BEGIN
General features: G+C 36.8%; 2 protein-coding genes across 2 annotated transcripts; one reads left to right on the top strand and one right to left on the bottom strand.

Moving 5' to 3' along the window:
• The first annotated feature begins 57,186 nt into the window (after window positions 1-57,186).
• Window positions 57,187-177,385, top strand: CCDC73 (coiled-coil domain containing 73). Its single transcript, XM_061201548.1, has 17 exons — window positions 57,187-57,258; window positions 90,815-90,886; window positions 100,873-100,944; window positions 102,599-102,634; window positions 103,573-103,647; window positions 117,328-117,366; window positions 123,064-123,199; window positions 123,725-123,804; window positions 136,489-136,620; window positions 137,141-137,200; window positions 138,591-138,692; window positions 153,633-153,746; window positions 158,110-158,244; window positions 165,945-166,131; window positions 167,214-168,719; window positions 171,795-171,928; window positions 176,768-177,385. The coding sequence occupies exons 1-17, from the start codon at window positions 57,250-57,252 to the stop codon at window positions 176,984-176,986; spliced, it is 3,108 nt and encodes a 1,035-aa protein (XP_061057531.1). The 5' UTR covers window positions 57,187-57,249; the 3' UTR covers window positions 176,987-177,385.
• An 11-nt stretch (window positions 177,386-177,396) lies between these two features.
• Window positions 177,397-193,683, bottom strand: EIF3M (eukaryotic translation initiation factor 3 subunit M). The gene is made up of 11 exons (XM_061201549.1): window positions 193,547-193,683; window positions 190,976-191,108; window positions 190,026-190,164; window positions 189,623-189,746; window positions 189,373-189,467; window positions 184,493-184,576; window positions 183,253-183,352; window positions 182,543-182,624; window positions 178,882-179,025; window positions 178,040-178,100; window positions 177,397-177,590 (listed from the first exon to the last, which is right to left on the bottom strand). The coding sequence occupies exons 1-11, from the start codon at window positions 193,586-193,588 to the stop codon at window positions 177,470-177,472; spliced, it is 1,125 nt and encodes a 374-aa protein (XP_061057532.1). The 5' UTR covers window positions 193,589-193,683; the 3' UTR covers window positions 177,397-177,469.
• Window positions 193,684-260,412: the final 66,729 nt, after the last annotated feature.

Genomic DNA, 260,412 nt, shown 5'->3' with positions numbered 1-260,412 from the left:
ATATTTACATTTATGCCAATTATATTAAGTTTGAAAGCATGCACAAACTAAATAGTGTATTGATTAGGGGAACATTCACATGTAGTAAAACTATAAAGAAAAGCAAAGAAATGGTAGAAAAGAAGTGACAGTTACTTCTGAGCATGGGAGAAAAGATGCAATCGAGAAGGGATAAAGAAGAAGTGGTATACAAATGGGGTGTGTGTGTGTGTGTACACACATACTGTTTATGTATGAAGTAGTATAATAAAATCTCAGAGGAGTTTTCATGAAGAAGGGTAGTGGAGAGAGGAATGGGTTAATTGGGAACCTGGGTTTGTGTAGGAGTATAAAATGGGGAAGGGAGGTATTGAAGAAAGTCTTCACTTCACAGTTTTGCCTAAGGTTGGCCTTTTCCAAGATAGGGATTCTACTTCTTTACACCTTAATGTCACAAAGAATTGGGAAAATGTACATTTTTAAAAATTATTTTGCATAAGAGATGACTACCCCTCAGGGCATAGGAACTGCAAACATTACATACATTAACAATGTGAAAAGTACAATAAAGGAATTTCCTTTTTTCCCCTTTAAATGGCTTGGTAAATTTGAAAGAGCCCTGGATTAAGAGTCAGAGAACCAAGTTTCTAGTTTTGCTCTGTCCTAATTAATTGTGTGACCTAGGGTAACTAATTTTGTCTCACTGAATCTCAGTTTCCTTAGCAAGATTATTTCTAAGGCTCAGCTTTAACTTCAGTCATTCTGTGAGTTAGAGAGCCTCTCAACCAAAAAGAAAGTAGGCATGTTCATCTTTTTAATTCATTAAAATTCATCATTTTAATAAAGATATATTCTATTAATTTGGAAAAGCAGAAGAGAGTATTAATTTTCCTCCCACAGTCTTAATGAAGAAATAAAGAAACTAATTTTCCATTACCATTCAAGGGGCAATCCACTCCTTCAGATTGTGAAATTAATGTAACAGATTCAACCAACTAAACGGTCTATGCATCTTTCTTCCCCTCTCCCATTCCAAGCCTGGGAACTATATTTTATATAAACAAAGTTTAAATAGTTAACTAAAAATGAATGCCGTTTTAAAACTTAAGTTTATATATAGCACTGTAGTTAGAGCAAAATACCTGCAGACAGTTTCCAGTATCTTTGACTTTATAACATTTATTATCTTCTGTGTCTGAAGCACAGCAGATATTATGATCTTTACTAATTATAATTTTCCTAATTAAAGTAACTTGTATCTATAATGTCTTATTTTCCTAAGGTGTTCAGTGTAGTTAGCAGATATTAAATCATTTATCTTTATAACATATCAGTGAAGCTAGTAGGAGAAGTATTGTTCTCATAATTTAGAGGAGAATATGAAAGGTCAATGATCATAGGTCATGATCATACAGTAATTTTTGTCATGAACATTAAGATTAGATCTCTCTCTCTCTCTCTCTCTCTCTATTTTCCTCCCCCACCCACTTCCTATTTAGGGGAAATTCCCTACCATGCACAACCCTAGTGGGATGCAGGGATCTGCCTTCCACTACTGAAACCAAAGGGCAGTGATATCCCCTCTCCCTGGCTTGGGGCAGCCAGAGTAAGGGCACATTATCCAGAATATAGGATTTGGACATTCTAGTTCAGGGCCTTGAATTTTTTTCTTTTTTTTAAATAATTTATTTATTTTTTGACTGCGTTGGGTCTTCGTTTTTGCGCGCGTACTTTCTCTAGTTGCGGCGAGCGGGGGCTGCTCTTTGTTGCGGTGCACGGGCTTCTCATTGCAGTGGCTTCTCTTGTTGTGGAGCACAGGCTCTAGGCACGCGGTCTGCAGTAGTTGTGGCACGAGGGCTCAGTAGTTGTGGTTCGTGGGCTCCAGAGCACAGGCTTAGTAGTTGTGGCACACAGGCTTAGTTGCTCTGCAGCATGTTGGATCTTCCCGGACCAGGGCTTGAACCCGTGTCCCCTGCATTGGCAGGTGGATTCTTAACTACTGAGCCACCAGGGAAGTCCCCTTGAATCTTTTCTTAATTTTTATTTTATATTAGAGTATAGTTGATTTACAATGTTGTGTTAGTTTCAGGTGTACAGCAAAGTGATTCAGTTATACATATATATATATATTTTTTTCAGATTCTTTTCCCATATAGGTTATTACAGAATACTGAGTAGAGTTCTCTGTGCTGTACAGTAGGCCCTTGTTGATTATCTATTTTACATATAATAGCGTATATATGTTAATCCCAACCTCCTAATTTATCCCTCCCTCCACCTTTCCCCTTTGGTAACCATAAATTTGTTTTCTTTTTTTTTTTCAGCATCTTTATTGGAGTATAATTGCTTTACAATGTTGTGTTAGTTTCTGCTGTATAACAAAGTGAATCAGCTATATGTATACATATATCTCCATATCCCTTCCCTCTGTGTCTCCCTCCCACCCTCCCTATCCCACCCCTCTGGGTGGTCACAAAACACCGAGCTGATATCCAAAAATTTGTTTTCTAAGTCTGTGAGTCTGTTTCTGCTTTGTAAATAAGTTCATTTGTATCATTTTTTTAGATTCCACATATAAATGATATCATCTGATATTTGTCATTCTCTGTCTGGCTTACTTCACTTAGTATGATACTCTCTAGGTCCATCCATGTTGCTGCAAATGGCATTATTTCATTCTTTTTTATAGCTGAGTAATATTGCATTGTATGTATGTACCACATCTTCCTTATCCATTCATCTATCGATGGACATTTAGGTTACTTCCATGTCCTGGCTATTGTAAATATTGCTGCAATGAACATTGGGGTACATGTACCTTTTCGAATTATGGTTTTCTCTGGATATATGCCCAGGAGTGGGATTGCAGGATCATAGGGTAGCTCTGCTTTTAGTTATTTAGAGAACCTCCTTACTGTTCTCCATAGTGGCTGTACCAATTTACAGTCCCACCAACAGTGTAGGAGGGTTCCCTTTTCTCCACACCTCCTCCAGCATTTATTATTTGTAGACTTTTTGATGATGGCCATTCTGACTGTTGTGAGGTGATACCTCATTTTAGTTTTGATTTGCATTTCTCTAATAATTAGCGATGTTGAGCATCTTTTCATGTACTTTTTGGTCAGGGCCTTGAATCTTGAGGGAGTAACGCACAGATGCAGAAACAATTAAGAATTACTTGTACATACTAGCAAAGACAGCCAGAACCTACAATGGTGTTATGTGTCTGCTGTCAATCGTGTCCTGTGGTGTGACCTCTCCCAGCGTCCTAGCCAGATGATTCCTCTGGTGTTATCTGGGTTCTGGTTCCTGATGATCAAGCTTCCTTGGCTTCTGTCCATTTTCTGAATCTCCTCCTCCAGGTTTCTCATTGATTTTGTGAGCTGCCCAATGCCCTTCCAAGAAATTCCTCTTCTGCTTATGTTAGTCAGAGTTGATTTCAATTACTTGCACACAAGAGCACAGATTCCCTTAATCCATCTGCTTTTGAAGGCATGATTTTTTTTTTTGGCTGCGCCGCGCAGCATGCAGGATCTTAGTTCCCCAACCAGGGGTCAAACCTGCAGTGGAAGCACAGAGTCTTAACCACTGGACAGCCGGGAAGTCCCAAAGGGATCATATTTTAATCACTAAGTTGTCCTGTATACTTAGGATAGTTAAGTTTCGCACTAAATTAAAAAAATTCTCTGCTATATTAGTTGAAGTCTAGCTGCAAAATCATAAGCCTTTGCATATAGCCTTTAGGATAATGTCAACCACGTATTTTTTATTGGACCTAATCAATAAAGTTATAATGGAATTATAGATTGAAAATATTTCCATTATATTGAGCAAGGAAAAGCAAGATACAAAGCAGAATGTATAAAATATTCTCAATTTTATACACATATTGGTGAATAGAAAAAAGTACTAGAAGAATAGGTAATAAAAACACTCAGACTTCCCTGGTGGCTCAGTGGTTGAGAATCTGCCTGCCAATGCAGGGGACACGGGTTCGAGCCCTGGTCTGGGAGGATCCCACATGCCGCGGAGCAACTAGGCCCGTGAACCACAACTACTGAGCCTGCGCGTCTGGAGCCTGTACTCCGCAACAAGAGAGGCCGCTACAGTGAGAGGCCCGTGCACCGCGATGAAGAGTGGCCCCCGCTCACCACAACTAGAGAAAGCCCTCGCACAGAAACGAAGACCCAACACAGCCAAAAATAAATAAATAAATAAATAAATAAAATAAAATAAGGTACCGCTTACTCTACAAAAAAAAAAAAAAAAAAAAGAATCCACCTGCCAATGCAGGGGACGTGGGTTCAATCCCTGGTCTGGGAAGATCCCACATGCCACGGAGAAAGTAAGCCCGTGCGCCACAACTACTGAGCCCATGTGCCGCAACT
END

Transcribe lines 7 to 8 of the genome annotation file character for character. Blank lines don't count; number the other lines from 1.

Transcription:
• Window positions 193,684-260,412: the final 66,729 nt, after the last annotated feature.

Genomic DNA, 260,412 nt, shown 5'->3' with positions numbered 1-260,412 from the left: